KABUL, Afghanistan -- Seven civilians were killed aboard a U.S.-contracted cargo plane that crashed shortly after takeoff from Bagram air field in Afghanistan on Monday, according to the international military coalition.
The cause of the crash has not been determined, Capt. Dan Einert, a spokesman for the International Security Assistance Force, told The Times Tuesday morning. Einert said there was no indication of enemy activity in the area at the time of the crash.
The Taliban claimed responsibility for the crash, but the insurgent group often issues false claims.
Einert did not provide information on the nationalities of the civilian crew members killed aboard the plane, which he said was leased by National Air Cargo, with U.S. headquarters in Orchard Park, N.Y.
A brief statement on the company's website confirmed the crash and gave the plane's aircraft identification number as 949CA and the flight number as NCR102. It provided no other information.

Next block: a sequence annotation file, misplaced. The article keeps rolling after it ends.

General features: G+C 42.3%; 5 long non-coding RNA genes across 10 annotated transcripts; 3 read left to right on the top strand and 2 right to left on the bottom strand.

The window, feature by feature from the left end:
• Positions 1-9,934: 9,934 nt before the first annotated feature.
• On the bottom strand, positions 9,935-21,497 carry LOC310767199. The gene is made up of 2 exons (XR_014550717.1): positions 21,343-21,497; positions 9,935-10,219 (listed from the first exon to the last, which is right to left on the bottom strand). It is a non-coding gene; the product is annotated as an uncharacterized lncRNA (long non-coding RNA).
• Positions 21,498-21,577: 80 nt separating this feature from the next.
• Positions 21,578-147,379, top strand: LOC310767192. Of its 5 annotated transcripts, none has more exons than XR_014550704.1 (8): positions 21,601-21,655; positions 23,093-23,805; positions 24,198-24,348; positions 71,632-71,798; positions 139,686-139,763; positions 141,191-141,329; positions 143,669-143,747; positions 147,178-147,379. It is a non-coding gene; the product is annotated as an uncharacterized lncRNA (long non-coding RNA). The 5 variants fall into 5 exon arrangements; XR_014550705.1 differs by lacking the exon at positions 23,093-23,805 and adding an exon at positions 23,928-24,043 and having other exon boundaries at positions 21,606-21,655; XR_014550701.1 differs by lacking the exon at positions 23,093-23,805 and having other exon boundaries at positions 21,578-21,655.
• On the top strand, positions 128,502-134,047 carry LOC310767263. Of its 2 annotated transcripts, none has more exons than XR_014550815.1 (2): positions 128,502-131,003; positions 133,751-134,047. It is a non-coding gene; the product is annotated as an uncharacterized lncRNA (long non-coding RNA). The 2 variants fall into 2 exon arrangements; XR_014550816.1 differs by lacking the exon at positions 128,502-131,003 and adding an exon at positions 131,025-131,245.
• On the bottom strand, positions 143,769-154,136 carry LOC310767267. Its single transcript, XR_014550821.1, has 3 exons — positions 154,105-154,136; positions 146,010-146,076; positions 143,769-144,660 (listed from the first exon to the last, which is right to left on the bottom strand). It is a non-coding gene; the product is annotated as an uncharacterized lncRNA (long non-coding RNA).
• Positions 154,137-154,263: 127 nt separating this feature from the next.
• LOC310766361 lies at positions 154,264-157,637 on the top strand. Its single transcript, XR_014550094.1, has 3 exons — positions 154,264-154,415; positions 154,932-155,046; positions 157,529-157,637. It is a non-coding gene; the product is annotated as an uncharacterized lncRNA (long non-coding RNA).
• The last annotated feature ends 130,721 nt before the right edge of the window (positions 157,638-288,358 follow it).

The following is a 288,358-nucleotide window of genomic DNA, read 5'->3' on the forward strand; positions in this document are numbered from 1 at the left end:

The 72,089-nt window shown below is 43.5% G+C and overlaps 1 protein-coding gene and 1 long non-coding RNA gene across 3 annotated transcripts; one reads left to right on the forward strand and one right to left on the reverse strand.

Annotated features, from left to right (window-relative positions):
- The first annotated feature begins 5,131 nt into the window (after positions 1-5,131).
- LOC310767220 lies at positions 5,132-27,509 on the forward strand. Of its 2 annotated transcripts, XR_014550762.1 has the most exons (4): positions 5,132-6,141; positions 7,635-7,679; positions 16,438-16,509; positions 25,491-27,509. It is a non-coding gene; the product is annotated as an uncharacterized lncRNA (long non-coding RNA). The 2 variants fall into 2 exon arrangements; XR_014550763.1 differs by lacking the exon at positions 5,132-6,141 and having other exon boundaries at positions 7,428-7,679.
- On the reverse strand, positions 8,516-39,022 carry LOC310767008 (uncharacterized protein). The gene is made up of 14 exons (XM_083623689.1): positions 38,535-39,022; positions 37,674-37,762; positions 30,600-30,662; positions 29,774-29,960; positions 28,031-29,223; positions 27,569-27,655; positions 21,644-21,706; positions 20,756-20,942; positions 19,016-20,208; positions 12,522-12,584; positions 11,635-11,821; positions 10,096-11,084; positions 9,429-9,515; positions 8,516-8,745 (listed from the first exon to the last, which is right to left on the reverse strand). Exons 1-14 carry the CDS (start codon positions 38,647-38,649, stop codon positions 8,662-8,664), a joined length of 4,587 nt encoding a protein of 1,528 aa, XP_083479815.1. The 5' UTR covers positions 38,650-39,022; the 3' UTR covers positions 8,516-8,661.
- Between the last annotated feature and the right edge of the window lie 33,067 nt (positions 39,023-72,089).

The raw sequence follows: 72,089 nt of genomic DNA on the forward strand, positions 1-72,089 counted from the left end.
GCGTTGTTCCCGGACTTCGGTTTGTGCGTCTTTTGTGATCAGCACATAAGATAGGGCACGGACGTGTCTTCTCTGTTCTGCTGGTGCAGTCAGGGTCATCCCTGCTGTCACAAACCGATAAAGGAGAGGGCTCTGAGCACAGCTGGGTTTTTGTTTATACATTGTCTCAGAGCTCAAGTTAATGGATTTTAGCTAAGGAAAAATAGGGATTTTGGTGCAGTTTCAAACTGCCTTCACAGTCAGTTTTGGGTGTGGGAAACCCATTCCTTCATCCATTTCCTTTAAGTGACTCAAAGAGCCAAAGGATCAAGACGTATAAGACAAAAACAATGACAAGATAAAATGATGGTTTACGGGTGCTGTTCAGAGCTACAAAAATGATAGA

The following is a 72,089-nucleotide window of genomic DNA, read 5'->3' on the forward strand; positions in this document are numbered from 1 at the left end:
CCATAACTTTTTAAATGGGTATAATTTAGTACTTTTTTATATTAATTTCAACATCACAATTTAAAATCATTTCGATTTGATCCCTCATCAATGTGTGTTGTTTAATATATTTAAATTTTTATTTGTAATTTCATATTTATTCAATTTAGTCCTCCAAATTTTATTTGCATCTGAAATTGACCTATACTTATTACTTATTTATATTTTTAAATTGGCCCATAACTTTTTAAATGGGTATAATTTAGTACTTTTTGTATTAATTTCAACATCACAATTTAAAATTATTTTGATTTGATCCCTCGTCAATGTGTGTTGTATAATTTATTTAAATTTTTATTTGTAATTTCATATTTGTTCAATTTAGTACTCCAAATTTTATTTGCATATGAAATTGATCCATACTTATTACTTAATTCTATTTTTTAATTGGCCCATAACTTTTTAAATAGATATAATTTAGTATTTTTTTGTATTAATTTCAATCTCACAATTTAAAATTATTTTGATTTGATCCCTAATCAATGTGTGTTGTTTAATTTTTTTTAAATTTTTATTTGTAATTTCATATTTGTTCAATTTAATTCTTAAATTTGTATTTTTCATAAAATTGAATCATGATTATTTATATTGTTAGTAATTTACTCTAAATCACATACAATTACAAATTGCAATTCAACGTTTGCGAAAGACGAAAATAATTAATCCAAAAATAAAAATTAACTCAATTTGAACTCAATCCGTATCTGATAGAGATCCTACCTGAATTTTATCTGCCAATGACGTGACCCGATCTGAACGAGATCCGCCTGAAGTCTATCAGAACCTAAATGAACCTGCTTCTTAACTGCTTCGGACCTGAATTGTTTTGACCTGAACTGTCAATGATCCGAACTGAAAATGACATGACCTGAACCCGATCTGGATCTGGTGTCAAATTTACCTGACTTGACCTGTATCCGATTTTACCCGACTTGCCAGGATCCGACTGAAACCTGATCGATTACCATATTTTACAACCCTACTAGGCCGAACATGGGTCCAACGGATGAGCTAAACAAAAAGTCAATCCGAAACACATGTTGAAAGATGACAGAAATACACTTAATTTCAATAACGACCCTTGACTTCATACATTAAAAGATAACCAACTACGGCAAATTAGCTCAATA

Coalition forces rely heavily on contracted aircraft to haul troops and supplies in a nation where roadside bombs and insurgent attacks make traveling by road dangerous.
Zamaray Khan, the local district police chief, said the plane crashed as it was taking off but provided no other details. Bagram is about an hour's drive north of the capital, Kabul, and is one of the two largest air bases serving coalition forces in Afghanistan.
It was the second crash in three days involving coalition aircraft in Afghanistan. On Saturday, four U.S. airmen were killed when a military turboprop plane crashed in southern Afghanistan.
The Defense Department identified the four service members as Capt. Reid K. Nishizuka, 30, of Kailua, Hawaii; Staff Sgt. Richard A. Dickson, 24, of Rancho Cordova; Capt. Brandon L. Cyr, 28, of Woodbridge, Va.; and Staff Sgt. Daniel N. Fannin, 30 of Morehead, Ky.
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